posted by Snijglau at 7:09 PM on February 16

This kind of bullshit is exactly why I acquired my Zalman ZM-VE300 hard disk enclosure with virtual optical drive emulation. The only machines I've ever encountered that will boot from an internal optical drive but won't also give me the option to boot from this thing when it's in virtual optical drive mode are very, very old; certainly older than 2016.

I don't believe the Zalman ZM-VE300 is sold any more but this iodd Iodd2531 appears to be the same device rebranded.
posted by flabdablet at 7:31 PM on February 16 [2 favorites]

Oh, one more thing - I haven't run in to it on the Dell hardware, but I have seen some sorts of USB keys fail to appear as bootable on some hardware. So you might try different USB keys. The Sandisks I have rattling around both worked with my R720 this week.
posted by wotsac at 7:37 PM on February 16

How to install the operating system on a Dell PowerEdge Server? (OS deployment) | Dell US

You should check out Dell's support documentation.
posted by zengargoyle at 7:41 PM on February 16 [1 favorite]

zengargoyle, how well insulated is Dell's inbuilt deployment stuff from malware running inside an installed OS? I generally try to use only installation media I'm quite sure are read-only for doing nuke-and-pave.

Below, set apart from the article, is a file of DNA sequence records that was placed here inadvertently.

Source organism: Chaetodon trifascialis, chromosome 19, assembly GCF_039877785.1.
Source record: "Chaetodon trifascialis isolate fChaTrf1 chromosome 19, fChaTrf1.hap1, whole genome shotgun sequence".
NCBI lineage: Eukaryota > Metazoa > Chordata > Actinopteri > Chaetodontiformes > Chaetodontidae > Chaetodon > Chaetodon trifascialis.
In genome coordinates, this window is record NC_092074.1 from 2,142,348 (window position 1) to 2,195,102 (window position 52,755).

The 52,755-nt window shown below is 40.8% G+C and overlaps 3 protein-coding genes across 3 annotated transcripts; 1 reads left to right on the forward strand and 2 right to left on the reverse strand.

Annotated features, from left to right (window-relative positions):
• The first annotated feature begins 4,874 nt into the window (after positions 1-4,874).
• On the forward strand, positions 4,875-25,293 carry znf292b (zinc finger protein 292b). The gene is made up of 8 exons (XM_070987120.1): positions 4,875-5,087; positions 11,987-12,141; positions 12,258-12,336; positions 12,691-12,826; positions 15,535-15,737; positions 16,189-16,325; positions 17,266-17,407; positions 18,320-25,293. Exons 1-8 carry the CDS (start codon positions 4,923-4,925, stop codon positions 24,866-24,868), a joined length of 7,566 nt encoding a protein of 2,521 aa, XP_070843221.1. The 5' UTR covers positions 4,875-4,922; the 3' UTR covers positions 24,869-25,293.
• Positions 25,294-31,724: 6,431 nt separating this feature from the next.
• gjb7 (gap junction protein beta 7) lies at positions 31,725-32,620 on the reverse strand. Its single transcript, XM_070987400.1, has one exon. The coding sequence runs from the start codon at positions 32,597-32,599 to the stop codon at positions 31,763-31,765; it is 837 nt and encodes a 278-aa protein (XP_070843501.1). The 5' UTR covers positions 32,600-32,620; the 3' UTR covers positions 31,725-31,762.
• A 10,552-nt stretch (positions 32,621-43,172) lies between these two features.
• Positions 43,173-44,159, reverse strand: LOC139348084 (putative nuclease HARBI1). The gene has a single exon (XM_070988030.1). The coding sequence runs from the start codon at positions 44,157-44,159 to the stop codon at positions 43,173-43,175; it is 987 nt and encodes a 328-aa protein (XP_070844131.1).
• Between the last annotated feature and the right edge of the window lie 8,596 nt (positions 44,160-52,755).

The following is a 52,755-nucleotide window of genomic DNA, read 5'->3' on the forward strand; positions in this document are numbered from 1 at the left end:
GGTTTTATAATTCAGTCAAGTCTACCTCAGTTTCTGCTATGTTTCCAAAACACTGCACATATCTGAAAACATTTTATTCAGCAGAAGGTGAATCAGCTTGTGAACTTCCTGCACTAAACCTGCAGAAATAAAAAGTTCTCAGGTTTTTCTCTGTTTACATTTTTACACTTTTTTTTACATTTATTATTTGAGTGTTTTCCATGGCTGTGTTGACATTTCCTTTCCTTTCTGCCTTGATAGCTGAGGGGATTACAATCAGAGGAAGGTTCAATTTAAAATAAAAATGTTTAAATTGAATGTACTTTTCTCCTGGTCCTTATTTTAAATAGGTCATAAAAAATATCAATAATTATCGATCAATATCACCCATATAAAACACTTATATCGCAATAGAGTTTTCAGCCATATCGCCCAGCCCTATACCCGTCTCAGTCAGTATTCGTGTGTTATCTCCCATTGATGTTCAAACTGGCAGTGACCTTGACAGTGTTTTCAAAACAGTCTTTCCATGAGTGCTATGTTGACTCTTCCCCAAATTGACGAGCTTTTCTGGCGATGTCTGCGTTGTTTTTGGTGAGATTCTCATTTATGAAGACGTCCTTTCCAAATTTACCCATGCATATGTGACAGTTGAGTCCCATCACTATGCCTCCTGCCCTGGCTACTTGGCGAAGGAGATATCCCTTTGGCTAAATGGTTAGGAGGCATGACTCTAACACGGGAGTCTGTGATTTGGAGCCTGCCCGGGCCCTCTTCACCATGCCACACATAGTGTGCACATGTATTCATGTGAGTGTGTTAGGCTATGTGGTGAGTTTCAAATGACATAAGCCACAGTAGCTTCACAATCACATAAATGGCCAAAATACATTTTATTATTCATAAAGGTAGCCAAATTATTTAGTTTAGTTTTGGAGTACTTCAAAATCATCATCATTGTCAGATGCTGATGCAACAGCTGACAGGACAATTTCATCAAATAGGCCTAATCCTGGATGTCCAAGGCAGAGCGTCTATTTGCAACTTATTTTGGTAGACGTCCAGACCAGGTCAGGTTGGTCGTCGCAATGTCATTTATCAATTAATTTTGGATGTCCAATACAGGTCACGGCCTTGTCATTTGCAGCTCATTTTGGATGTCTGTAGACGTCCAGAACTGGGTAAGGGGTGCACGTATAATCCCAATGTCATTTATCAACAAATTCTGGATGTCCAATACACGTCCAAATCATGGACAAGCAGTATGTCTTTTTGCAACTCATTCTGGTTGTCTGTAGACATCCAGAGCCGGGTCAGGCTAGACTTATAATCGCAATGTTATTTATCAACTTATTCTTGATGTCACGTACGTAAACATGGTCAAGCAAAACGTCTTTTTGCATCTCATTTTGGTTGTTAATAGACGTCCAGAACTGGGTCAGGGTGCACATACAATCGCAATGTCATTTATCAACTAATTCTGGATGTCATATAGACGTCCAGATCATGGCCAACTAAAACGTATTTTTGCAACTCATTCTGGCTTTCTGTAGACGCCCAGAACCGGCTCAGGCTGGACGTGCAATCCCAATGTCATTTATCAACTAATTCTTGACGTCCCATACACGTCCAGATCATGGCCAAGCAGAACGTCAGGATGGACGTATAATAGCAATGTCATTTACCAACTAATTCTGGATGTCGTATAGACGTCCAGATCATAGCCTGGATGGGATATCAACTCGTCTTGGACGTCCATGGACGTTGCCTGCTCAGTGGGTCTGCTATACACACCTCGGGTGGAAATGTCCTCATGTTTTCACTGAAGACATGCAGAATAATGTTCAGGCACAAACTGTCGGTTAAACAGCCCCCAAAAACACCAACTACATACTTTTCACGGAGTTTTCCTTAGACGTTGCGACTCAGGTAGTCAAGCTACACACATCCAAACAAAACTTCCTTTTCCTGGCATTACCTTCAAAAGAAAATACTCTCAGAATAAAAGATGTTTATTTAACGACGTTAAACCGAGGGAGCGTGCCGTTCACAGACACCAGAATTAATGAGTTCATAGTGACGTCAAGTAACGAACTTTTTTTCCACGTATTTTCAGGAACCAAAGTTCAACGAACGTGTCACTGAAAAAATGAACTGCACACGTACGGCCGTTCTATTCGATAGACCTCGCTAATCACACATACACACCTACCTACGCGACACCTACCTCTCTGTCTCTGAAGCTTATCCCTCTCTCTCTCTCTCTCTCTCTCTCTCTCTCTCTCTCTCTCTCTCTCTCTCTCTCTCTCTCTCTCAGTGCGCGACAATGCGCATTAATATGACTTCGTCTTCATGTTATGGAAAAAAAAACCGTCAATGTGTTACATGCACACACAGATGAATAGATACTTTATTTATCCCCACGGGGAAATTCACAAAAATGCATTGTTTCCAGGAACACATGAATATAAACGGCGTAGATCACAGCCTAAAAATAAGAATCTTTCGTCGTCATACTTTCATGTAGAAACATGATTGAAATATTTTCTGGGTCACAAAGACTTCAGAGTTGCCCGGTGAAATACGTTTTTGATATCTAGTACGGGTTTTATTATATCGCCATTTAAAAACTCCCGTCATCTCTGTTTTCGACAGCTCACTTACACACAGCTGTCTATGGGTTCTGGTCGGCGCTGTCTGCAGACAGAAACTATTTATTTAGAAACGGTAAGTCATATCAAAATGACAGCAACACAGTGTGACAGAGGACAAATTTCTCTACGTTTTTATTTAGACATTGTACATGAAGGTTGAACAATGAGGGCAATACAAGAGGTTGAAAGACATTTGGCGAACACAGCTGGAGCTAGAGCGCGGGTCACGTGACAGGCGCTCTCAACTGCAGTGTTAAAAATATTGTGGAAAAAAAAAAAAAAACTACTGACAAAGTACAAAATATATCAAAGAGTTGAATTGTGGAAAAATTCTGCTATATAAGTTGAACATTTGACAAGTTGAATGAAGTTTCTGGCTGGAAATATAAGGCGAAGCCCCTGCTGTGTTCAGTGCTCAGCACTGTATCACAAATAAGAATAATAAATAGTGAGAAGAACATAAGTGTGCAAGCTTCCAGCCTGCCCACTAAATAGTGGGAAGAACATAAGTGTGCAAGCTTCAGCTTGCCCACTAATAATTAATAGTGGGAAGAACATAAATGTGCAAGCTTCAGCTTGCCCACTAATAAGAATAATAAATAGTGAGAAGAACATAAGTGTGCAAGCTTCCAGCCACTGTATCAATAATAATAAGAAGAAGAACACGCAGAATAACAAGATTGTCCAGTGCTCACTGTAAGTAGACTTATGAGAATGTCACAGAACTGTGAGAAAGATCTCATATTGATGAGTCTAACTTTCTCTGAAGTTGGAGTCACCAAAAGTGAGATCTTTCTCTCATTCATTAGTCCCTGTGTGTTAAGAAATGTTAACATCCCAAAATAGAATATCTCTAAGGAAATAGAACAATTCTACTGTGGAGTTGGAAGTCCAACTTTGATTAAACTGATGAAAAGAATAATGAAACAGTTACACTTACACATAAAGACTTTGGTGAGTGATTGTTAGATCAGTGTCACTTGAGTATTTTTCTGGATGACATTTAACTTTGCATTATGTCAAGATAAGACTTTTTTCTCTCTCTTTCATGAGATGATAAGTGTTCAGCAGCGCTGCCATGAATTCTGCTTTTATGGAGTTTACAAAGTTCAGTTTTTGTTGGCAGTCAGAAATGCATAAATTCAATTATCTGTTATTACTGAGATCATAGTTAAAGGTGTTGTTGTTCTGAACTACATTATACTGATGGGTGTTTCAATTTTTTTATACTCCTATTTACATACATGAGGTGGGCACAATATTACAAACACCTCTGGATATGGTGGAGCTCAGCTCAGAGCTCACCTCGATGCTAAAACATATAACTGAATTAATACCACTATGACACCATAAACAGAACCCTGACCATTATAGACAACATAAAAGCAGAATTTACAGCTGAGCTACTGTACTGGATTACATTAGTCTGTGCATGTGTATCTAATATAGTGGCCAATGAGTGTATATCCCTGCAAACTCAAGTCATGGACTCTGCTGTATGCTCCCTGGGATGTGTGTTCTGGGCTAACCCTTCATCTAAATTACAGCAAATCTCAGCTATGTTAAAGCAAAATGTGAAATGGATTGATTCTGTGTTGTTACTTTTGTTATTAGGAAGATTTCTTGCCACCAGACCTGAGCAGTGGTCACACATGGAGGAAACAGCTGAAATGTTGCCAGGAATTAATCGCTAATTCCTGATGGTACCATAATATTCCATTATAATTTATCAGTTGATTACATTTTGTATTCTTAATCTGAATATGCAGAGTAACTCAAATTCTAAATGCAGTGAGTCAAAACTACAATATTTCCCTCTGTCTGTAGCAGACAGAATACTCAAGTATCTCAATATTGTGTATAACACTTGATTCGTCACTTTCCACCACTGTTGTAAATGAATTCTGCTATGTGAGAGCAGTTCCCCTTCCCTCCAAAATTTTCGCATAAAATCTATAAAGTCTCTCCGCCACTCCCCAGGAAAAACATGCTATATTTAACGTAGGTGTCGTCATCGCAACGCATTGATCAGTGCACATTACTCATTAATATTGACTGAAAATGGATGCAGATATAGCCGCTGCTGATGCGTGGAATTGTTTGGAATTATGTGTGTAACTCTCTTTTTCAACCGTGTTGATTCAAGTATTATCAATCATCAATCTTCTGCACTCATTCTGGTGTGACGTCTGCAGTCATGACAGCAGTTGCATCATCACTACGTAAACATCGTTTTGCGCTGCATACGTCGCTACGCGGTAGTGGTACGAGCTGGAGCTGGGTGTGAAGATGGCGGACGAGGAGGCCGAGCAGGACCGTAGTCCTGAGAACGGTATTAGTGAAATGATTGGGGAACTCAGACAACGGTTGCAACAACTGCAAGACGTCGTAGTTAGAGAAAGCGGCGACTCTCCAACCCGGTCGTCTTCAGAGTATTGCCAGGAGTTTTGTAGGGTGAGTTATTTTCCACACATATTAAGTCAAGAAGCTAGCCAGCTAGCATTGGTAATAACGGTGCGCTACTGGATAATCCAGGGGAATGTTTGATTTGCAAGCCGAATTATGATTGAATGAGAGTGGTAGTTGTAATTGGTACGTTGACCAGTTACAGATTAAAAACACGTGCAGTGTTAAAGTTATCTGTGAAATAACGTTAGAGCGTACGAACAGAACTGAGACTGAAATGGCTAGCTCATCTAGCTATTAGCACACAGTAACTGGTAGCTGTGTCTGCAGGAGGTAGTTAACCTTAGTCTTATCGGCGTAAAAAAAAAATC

posted by flabdablet at 7:48 PM on February 16

zengagargoyle has the right path.

Dell's method for installing a new OS on a server is by using iDRAC. This is a miniature second server inside the box that sits on its own ethernet port in the back of the server. It does a lot of background maintenance tasks like keeping event logs and letting you observe power consumption while the main server is off doing its thing.

You use a Java utility running on another machine to connect to iDRAC over the maintenance port and upload an ISO as a 'virtual media' device. THEN you reboot the server and choose to boot from that virtual media instead of USB or DVD. That's how you can use ISOs larger than a DVD. I believe it's a pretty simple device (and the main server is shut down) when it comes to presenting an ISO image to the BIOS in the server so the chance of the ISO you downloaded yourself being compromised mid-installation is unlikely.